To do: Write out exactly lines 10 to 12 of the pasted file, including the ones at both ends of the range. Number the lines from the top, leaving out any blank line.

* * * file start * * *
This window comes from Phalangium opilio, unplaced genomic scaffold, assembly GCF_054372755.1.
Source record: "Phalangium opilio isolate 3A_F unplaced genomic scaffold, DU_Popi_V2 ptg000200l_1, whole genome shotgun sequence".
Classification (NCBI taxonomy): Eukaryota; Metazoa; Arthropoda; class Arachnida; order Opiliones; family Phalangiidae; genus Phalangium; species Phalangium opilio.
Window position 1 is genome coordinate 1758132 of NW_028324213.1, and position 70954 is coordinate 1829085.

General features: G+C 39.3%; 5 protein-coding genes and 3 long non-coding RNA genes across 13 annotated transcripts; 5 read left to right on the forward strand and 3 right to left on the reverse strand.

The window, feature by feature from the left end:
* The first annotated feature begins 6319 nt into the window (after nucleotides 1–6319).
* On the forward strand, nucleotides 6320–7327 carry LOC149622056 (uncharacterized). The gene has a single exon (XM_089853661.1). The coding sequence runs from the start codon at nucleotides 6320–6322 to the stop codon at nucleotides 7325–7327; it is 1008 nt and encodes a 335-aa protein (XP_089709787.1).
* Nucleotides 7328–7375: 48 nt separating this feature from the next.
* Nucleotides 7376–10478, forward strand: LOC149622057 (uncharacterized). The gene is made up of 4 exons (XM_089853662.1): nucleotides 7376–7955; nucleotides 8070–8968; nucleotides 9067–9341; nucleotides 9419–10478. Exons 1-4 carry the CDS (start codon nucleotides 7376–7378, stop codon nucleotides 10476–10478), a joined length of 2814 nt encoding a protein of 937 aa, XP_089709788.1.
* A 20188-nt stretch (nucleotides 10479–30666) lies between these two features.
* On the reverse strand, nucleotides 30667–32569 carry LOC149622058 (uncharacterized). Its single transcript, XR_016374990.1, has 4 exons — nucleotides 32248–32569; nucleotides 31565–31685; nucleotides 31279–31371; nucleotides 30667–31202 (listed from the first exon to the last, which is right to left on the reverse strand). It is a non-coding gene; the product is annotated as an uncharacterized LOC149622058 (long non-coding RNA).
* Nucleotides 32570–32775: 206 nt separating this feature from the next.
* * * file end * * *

* Nucleotides 7376–10478, forward strand: LOC149622057 (uncharacterized). The gene is made up of 4 exons (XM_089853662.1): nucleotides 7376–7955; nucleotides 8070–8968; nucleotides 9067–9341; nucleotides 9419–10478. Exons 1-4 carry the CDS (start codon nucleotides 7376–7378, stop codon nucleotides 10476–10478), a joined length of 2814 nt encoding a protein of 937 aa, XP_089709788.1.
* A 20188-nt stretch (nucleotides 10479–30666) lies between these two features.
* On the reverse strand, nucleotides 30667–32569 carry LOC149622058 (uncharacterized). Its single transcript, XR_016374990.1, has 4 exons — nucleotides 32248–32569; nucleotides 31565–31685; nucleotides 31279–31371; nucleotides 30667–31202 (listed from the first exon to the last, which is right to left on the reverse strand). It is a non-coding gene; the product is annotated as an uncharacterized LOC149622058 (long non-coding RNA).